The Pontic Mountains
The unexpected ‚Black Forest‘
After dabbing in the Black Sea, we headed into the Pontic Mountains. Taking the road to the mountains from Giresun, you only need 20 minutes by car to reach an entirely different world, that you should not miss! The steep and windy mountain roads offer you great views and temperature gets really chilly due to the height of nearly 2000 hm. The change in view, feeling and atmosphere is profound, it starts with the jungle-like thick green of Hazelnut-trees as you climb with your car through the spread but plenty of houses on the steep sides of the mountains.
Suddenly, you feel like being in the middle of the Alps or Black Forests as clouds are stuck between the peaks and flora has changed into huge Black Forest Trees. We spent the night in Yavuzkemal, a tiny settlement on 1800 Hm with only 5 houses, 8 Köfte places and one Hotel (“Kulakkaya”). We had a clean room with bathroom and mountainview for 20€/night and the best Köfte in town at the family’s restaurant. Next day, just following the only road, we passed by a waterfall (Mavigöl Kuzalan Selalesi), that it is a real popular touristic attraction for local families. Kümbet (one-hour drive from Yavuzkemal) is a nice place to have lunch (it was Köfte), as the road up there is spectacular and Kümbet is just such an authentic, Turkish, very small city with a “Wild West” atmosphere.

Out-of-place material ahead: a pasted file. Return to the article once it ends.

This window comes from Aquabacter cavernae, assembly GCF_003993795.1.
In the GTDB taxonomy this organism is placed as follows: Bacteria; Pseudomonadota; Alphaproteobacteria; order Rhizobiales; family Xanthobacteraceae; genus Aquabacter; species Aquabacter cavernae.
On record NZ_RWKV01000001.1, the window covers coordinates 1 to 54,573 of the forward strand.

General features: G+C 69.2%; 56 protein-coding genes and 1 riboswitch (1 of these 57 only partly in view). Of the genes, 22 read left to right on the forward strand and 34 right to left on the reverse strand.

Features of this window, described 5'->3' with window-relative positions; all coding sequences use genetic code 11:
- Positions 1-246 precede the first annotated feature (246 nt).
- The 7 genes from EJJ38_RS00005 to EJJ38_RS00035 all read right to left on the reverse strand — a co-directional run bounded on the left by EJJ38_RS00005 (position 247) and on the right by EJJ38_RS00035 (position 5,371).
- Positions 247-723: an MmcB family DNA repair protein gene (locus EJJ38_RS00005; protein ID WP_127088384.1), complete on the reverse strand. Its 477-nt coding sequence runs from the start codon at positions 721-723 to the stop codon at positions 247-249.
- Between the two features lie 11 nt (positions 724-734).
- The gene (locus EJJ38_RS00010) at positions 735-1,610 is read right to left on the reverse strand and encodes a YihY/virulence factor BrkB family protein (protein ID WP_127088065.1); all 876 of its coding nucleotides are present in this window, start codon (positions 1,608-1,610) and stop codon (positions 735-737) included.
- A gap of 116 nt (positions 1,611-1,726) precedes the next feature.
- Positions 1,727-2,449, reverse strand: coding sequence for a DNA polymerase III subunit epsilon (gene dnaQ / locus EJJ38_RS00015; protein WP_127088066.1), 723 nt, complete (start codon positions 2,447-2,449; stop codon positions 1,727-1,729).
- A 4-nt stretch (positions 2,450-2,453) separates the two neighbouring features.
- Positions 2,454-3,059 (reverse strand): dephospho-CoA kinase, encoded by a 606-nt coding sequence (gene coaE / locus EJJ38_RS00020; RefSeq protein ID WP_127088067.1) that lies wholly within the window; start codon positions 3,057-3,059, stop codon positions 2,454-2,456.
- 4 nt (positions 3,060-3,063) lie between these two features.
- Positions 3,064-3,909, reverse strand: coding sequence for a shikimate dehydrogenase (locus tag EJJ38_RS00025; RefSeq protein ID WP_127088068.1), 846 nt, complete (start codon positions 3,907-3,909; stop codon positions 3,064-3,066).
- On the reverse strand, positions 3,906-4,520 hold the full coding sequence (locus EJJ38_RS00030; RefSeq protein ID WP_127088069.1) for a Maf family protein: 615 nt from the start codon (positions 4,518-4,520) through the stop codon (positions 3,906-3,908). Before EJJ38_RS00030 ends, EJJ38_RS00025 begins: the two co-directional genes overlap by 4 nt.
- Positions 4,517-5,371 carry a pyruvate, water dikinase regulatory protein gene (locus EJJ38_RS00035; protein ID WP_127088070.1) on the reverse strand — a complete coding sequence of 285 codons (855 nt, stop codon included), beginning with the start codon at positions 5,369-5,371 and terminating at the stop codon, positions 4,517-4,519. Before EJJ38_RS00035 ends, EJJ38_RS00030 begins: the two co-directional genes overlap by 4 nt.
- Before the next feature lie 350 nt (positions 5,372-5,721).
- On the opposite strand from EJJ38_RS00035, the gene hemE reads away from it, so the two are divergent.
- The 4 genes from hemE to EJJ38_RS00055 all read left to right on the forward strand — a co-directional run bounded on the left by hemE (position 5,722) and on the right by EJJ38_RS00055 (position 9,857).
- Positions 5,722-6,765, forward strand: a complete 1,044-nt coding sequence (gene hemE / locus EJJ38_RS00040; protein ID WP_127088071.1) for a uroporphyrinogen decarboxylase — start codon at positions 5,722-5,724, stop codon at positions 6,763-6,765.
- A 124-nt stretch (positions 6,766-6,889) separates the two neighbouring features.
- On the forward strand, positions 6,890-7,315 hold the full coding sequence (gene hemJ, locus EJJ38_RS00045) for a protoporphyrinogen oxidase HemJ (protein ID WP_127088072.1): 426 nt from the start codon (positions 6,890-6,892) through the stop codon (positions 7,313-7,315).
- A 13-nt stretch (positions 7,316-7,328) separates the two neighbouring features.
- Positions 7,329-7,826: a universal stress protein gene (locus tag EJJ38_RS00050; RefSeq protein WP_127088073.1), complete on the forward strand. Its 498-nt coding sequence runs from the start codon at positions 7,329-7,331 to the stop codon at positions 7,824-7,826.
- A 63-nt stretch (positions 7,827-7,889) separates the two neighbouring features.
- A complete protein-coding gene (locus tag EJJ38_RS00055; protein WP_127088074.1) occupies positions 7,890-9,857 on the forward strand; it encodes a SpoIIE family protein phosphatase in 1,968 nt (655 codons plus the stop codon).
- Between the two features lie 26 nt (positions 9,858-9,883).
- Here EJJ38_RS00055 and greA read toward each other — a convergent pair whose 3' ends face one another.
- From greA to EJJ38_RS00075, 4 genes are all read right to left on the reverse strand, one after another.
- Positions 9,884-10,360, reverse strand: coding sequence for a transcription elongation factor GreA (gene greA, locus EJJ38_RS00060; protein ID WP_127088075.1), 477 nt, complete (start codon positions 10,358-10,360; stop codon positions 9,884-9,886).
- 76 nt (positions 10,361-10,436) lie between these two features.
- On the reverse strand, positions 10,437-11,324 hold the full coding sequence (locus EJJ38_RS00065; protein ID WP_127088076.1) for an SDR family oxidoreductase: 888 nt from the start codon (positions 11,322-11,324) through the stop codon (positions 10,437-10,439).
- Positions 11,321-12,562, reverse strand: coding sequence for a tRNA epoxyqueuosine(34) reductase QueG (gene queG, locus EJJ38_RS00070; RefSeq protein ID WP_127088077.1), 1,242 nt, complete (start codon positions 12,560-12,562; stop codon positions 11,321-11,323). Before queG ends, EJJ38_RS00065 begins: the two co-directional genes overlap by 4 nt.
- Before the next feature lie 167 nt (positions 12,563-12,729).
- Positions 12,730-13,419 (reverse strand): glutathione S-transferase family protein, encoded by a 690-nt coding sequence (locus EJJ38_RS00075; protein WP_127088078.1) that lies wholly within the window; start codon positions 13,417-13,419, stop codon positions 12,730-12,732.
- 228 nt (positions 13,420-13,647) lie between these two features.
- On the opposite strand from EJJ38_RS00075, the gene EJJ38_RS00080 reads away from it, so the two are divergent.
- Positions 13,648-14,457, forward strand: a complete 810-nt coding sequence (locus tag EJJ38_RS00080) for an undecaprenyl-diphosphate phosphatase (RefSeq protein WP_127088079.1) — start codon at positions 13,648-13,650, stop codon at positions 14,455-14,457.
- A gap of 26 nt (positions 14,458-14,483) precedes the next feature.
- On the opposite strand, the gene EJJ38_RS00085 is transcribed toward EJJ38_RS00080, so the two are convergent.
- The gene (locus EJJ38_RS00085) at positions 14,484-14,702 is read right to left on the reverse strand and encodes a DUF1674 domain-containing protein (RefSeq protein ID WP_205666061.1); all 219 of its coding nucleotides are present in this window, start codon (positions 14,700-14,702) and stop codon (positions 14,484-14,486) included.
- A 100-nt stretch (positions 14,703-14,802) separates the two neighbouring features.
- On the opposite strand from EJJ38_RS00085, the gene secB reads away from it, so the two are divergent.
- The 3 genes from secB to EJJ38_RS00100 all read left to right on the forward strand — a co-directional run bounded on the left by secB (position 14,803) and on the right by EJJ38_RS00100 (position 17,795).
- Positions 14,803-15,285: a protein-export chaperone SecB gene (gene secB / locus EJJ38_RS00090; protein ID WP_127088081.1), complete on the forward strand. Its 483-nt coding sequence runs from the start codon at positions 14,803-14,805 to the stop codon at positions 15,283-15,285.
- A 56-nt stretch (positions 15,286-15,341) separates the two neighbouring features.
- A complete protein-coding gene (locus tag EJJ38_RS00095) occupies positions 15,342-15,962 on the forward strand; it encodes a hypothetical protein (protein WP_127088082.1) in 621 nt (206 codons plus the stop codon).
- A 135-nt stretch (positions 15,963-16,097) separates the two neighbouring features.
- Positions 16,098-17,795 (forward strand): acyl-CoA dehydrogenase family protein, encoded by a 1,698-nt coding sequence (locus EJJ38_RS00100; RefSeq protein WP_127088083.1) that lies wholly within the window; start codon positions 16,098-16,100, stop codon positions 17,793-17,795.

Leaving Kümbet behind and taking the road to Şebinkarahisar was the highlight of our road trip. Landscape suddenly changes from “Black Forest Style” to a kind of Savannah, only some cows chilling on the streets and the road winds up to 2200 hm. Another hour driving, and we arrived at Şebinkarahisar and visited the fortress ruins – one of the most underrated places on earth. The fortress is located “Acropolis-style” on a mountain peak, where you have a 360° view on this stunning landscape, which is a mix of desert and green valleys. Şebinkarahisar fortress would be a widely known attraction in the middle of Europe, but here it’s just there and being littered by the locals. It is a dream for everyone who likes to climb up some walls, and we shared the whole place with only 4 other local tourists.